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Taking Stock

Sixty nine years and 363 days ago my dad took this photo of my mom, a farm girl from Iowa, on a producing well location in S. Texas; hardhat on, sleeves rolled up... very pregnant. Two days later, today the 27th, the two of them drove to Victoria and had their first child together. I've been in the oilfield ever since.

My mom was kind, my dad flew 20 missions over Germany, had two degrees from U.T. and was tough. I come from good stock,

I was my dad's only son so when I was old enough to walk, I was old enough to work. While most of my class mates had birthday parties and took swimming lessons, I learned to throw a spinning chain and change swabs on a mud pump; I was driving a pickup to check wells, by myself, at thirteen years old.

The best I can say about my education is that I graduated in the top ten of my high school class; there were only 18 of us. I tried to go to college but could not afford it and gave up. My formal education was on a rig floor, in a log library, from reading book after book and by listening when people spoke.

I left home at a young age and worked from one drilling and workover rig to another, wherever I could; S. Texas to Louisiana to Wyoming. I operated dozers, drove trucks, worked derricks, became a driller, did hard manual labor... and saved my money. By the time I was twenty I owned working interest in oil wells, wrote checks out of my bank account and learned to keep books. I bought some stock in a Houston company drilling in Columbia; they hit a homerun.

At thirty one I began operating wells for other people; deep, shallow, high pressure, water floods...all over S. Texas. Famous Texas oil finders like Stanley Perkins, Malouf Abraham, Tio Kleberg, Reese Rowling, Dwight Cassell, Dub Yarborough and Arthur Seeligson taught me geology and basic engineering skills. I put my own deals together and sold them to industry partners. And I worked. I drilled 36 wells the year my daughter was born; we did not really meet, she and I, until her first birthday. I broke bones, never slept, put good men in body bags and fought the good fight against cancer, twice; the last one just about got me. In 1990, with $13 oil, I had 200 BOPD net to my interest. The war broke out in Kuwait and the price went to $36.

I can still keep up; dark to dark somedays. Its all I've ever known. Some will understand why I dislike the oil industry of today and why I now cannot wait to be done with it.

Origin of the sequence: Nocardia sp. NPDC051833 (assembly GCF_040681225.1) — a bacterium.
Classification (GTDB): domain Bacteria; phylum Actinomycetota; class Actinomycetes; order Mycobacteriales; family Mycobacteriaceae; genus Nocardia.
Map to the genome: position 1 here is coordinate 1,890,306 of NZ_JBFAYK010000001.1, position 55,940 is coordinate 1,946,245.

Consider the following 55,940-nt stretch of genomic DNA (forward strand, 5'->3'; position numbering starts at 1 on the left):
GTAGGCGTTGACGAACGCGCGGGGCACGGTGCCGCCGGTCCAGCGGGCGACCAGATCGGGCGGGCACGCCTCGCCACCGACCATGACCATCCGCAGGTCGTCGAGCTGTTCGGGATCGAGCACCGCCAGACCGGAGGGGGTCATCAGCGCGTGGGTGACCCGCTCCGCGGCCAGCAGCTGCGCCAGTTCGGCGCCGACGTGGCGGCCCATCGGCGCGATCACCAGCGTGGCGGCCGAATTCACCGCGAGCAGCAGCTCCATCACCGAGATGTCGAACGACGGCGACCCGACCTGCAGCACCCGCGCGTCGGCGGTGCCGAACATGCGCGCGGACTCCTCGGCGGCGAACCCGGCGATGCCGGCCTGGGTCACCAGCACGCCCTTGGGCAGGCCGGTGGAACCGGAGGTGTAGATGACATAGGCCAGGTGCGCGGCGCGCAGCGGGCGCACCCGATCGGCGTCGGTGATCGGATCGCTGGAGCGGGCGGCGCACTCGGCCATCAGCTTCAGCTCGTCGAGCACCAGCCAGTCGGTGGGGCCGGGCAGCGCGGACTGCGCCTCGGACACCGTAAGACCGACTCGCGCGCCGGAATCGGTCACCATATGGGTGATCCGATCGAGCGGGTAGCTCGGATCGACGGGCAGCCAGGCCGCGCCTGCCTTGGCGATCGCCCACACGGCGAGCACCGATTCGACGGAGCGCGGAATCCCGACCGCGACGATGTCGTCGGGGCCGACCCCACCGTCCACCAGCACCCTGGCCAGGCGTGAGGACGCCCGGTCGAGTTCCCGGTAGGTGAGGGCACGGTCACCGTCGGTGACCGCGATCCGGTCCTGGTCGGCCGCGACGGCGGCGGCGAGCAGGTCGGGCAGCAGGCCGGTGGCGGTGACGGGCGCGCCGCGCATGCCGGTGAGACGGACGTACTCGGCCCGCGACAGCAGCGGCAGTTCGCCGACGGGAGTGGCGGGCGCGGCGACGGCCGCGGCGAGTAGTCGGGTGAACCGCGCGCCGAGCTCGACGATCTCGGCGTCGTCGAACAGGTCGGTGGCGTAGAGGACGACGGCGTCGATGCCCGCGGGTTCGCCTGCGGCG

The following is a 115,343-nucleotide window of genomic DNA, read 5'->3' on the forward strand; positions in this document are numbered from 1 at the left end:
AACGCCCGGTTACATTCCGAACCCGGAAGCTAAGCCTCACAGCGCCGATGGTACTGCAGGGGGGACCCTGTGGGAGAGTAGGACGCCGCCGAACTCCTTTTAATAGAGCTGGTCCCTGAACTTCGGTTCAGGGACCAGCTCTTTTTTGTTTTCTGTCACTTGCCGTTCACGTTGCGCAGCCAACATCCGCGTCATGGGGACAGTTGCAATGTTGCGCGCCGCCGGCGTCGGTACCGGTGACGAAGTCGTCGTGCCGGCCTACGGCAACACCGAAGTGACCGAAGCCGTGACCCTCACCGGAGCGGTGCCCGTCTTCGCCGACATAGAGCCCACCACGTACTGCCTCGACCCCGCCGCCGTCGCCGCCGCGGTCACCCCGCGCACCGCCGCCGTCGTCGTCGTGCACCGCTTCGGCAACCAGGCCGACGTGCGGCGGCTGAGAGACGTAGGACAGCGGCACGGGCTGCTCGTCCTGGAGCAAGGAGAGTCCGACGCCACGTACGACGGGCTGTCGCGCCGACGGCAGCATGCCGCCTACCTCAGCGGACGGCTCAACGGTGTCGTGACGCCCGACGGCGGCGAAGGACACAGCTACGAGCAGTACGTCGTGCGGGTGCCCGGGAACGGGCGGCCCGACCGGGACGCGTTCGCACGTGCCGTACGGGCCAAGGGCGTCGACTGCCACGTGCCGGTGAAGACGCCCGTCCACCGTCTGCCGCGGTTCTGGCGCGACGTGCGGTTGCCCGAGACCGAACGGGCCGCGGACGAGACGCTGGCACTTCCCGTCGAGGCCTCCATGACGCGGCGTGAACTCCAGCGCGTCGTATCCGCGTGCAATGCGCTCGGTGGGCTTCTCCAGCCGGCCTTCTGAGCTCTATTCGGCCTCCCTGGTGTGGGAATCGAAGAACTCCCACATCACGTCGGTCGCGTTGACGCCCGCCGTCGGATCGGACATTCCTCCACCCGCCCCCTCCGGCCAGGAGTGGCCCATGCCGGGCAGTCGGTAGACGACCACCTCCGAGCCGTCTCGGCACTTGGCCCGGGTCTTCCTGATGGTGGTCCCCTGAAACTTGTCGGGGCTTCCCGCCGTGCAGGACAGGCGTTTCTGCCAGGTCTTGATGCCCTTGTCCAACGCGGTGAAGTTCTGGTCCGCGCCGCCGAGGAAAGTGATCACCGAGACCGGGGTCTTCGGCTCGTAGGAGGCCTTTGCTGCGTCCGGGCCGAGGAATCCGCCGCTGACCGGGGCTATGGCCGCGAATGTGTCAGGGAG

No, I won't win the Chief Roughneck Award, like Mark Papa, and won't ever be on CNBC, but my family will never have to worry about their financial security, nor will my employees, some I've had with me for 38 years. I've been around the world, seen some amazing stuff, good and bad, made endearing friends and always took care of others before I took care of myself. That none of it was easy came the good in it.

I sit a tall horse.


Left to right, Martin Kelly, Joe Carpenter, Danny Strong, Mike Shellman, Sammy Richmond; West Texas, 1995.

I found this photo last night in an old box. I'd put it that box and shoved it deep in a closet many years ago for a reason.

This was the last time we were all together. A month after this photo was taken Danny went on days off and I was back in the rotation with Martin and Joe when a job in eastern Syrian came up for Shell. I couldn't go because I was drilling a well in Flatonia. Danny went instead. I bumped the plug on that well 3 days after they left for Syria.

Martin, Joe and Danny worked on that Shell well for over week... skidded the rig and capped it. It was a big well. Everything looked pretty good save the diverter lines were high on the stack and causing a bad vibration as 80K BOPD ripped into open, earthen pits. They braced the stack up with pieces of iron substructure, set some guy lines and watched it another day, Shell was satisfied and released them.

The morning they were set to leave for Damascus, then home, they drove down to the well to check it one last time. The capping stack fell with them underneath it and the well re-ignited; the three of them and two Syrian engineers were burned to death instantly.

I was in Port O'Connor, Texas when James Tuppen called me with the news; we waited another hour and prayed they'd turn up at the muster point. They didn't. We were devastated. In one day, half the company was gone. Our friends were gone.

I am sorry, Danny. It should have been me.


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